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October 2022

Breakthrough tool predicts likelihood of stroke

At a glance
The team

Co-founder and COO Karina Gasbarrino and colleagues at digital health startup, PLAKK Inc.

The challenge

How to better predict and prevent strokes

The solution

AI and image analysis technologies that more accurately examine harmful fatty deposits in the arteries of the neck 

 

The outcome

Plakk is currently working on two versions of its technology, one that will serve as a decision support tool for radiologists reading ultrasound images, and one that will be tailored for family physicians to use, particularly in rural and remote communities

A Montreal innovator is on a mission to better predict and prevent strokes so fewer families endure the sudden loss of a loved one. Her first-of-its-kind tool uses cutting-edge AI and image analysis technologies to make more accurate stroke predictions

Karina Gasbarrino uses AI to tackle the second-leading cause of death and third-leading cause of disability worldwide – stroke. Her journey started more than a decade ago when she lost her grandfather to a sudden stroke. Since then, she has devoted her academic career to his memory, helping to advance early detection and diagnosis of harmful fatty deposits in the arteries of the neck. Rupturing of these plaques is the main cause of strokes. 

Gasbarrino is achieving her goal with a first-of-its-kind tool she developed, a cloud-based system called SonoPlaque™. The platform uses cutting-edge artificial intelligence (AI) and image analysis technologies to examine these fatty deposits more accurately. Now she’s advancing her innovative approach to stroke prevention through her digital health startup, PLAKK Inc., where she serves as co-founder and COO. 

Empowering clinicians 

Her company’s platform is set to revolutionize stroke prevention by allowing clinicians to accurately identify and characterize high-risk plaques using ultrasound images, applying deep learning to understand what those plaques are made of and measure key parameters that indicate high risk of stroke. Patients are assigned a stroke risk score to help determine if preventive surgery or treatment is required, similar to the way a high PSA level helps determine if intervention is required to treat prostate cancer. 

“Coming out of my PhD, I knew I wanted to have a major impact on patients’ lives and I felt the way I could do that was to start thinking about a tool that could be easily integrated into medical clinics,” says Gasbarrino. “Right now, stroke events are happening anytime, anywhere, and we just don’t know when or where that might be. We know plaques cause the majority of strokes, but we’re not screening for them.” Gasbarrino completed her PhD in Experimental Medicine at McGill University. 

How it works 

The problem with current diagnostic methods for stroke prevention is that treating physicians only consider one parameter: the level of artery blockage as shown on a patient’s neck ultrasound and reported by a radiologist. Yet research shows one parameter is insufficient to tell the exact risk of stroke, meaning some people are missed.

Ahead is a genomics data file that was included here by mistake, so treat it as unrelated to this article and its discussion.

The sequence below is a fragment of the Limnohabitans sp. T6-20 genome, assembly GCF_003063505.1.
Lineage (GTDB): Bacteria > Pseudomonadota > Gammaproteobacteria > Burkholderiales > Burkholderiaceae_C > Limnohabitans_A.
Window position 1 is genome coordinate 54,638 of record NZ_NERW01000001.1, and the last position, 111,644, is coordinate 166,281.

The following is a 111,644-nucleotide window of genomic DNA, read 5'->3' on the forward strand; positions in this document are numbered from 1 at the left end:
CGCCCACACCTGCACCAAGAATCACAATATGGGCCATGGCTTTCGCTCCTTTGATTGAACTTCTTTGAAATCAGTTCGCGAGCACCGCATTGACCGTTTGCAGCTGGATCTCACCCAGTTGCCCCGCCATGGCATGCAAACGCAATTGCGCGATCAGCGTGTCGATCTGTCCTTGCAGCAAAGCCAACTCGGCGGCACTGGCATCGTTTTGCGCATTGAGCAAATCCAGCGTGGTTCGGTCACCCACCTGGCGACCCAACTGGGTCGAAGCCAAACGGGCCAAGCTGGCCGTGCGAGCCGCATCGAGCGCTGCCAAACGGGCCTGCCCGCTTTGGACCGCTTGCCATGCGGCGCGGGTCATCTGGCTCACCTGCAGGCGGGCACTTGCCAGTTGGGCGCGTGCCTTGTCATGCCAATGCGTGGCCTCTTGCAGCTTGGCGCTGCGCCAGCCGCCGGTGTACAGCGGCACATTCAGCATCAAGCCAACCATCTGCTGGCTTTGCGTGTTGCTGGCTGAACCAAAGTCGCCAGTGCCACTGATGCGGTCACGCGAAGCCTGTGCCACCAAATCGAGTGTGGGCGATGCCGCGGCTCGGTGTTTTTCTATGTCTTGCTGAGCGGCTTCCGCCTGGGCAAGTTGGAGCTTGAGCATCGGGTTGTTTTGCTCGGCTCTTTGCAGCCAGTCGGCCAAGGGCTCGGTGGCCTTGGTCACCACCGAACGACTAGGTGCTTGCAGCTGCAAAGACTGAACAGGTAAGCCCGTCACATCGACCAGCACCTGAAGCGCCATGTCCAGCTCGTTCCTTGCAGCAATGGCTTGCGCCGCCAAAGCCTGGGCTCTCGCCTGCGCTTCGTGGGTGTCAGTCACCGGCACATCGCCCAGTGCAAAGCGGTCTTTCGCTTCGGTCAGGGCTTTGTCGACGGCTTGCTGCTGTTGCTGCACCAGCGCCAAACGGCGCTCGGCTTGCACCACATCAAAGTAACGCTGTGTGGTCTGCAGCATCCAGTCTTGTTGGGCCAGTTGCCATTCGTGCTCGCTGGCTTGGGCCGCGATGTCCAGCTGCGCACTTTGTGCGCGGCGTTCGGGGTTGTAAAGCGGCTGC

SonoPlaque™ goes a step further by providing more information about the plaques themselves — such as the amount of inflammation, fat or calcification present — to help quantify the risk. Clinicians upload their patient’s ultrasound images to the cloud and the platform automatically assigns a stroke risk score, using the deep learning models developed by PLAKK to quickly analyze plaque parameters. If the stroke risk score is high, the plaques can be surgically removed or treated with confidence, proactively preventing stroke. 

Competitive advantage  

The company’s key differentiator from competing approaches is that it uses low-cost, safe ultrasound images. Other emerging technologies use CT or MRI imaging which expose patients to radiation and are more costly or not as widely available as ultrasound. “We’re also the only approach to apply precision medicine using AI and routine ultrasound images, and to assign an individual risk score,” says Gasbarrino. 

Plakk is currently working on two versions of its technology, one that will serve as a decision support tool for radiologists reading ultrasound images, and one that will be tailored for family physicians to use, particularly in rural and remote communities. This year it expects to get an early prototype evaluated by radiologists in the field as it works towards achieving Health Canada and FDA approvals. 

Mitacs’ Accelerate Entrepreneur program has helped Gasbarrino and other members of PLAKK’s R&D team advance the development process for their innovative system. 


Mitacs’s programs receive funding from valued partners across Canada. We thank the Government of Canada, the Government of Alberta, the Government of British Columbia, Research Manitoba, the Government of New Brunswick, the Government of Newfoundland and Labrador, the Government of Nova Scotia, the Government of Ontario, Innovation PEI, the Government of Quebec, Fonds de recherche du Québec – Nature et technologies, the Government of Saskatchewan, and the Government of Yukon for supporting us to foster innovation and economic growth throughout the country. 

Do you have a business challenge that could benefit from a research solution? If so, contact Mitacs today to discuss partnership opportunities: BD@mitacs.ca.